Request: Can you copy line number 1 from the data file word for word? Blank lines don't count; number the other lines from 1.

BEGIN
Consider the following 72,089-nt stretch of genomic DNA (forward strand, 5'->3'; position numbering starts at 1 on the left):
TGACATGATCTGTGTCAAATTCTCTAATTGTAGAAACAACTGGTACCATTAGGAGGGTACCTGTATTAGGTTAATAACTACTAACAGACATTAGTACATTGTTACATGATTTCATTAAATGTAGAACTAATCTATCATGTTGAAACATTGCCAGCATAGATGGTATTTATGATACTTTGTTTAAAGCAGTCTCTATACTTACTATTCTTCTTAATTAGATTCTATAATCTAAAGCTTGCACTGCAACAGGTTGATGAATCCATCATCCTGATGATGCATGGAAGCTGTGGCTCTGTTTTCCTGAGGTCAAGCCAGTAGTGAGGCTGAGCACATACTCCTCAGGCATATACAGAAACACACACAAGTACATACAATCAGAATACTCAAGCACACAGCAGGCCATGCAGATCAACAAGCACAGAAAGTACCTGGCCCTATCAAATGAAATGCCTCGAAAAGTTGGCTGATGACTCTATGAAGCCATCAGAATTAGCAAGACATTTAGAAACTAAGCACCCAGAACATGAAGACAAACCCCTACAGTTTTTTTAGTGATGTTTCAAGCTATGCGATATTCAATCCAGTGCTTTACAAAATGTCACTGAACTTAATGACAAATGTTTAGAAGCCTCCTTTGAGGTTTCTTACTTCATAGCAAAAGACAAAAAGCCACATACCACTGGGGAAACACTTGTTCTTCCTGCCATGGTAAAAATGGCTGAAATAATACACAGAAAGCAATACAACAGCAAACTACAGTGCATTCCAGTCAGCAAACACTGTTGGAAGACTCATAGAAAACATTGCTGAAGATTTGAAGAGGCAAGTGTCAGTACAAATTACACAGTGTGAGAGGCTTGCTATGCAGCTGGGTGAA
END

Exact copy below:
Consider the following 72,089-nt stretch of genomic DNA (forward strand, 5'->3'; position numbering starts at 1 on the left):